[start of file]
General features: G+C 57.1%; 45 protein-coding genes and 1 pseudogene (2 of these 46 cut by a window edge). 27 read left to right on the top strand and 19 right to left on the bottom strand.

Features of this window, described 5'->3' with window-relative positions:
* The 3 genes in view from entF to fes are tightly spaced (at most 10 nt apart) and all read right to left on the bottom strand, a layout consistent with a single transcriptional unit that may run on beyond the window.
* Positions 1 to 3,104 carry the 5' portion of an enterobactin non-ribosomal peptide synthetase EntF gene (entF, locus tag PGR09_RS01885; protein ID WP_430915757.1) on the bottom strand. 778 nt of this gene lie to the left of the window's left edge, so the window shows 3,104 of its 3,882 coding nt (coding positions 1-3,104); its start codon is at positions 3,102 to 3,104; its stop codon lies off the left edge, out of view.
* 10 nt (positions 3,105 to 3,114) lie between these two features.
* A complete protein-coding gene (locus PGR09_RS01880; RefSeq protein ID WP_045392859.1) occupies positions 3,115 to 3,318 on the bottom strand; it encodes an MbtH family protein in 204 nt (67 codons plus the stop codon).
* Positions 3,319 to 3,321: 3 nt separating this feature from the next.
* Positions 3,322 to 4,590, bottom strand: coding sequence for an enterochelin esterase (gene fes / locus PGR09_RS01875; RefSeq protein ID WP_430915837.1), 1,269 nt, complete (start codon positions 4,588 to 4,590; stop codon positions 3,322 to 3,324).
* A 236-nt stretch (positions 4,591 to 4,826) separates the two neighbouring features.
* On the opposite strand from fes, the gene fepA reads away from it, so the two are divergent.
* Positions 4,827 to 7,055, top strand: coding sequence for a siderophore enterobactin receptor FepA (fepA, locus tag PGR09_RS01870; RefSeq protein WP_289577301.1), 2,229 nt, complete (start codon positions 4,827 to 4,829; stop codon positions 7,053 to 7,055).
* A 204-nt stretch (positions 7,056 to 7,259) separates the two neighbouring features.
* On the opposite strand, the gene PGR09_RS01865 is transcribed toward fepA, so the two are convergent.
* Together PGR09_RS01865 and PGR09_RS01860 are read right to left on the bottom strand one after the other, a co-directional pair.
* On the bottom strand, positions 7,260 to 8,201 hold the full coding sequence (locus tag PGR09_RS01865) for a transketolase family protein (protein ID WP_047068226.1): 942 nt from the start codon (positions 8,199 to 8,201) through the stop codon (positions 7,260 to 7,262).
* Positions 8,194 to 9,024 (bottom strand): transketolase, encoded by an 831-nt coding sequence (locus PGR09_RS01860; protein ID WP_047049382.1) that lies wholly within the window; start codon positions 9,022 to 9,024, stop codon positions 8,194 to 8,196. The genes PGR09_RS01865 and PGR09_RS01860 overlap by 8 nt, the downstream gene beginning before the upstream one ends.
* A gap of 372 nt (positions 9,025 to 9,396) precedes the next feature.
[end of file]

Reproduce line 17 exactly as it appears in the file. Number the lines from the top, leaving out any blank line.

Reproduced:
* A gap of 372 nt (positions 9,025 to 9,396) precedes the next feature.